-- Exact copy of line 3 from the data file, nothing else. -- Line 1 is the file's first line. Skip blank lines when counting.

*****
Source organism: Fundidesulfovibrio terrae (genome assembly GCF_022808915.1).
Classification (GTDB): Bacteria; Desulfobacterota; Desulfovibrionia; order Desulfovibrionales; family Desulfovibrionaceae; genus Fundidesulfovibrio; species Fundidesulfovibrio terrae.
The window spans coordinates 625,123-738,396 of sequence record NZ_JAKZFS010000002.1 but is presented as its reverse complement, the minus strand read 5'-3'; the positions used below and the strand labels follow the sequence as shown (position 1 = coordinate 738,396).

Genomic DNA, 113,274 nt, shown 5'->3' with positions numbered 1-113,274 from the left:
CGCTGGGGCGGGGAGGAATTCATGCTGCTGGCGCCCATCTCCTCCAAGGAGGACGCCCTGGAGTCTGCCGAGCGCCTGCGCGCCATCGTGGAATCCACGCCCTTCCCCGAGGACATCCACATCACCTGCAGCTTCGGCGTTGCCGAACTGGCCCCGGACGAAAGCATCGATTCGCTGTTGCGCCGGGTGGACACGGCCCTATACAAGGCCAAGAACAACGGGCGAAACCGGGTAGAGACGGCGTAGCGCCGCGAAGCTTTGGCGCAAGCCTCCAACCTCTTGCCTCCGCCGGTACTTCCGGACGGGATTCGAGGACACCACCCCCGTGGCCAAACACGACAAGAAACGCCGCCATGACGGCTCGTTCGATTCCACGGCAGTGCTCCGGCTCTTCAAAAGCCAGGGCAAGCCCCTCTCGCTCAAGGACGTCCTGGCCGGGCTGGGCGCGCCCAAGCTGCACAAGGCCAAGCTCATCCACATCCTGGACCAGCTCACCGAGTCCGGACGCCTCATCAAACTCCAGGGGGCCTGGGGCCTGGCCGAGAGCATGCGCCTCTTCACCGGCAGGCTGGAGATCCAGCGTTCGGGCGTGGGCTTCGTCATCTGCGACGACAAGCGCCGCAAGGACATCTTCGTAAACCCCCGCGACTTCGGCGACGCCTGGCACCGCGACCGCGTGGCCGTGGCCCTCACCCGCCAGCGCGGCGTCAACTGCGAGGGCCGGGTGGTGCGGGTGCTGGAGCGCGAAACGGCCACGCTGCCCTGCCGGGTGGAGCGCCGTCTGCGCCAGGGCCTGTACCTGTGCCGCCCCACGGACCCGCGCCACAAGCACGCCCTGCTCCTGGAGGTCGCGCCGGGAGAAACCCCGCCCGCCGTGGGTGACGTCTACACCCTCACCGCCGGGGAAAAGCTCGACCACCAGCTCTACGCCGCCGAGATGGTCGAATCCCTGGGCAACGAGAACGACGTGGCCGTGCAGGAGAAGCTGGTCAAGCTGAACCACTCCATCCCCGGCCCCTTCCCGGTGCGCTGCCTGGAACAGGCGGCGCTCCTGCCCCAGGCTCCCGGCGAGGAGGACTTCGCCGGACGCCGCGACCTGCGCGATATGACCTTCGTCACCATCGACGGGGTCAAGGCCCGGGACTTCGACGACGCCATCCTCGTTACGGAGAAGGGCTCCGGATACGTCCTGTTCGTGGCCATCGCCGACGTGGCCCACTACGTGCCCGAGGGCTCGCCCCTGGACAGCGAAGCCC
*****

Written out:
The window spans coordinates 625,123-738,396 of sequence record NZ_JAKZFS010000002.1 but is presented as its reverse complement, the minus strand read 5'-3'; the positions used below and the strand labels follow the sequence as shown (position 1 = coordinate 738,396).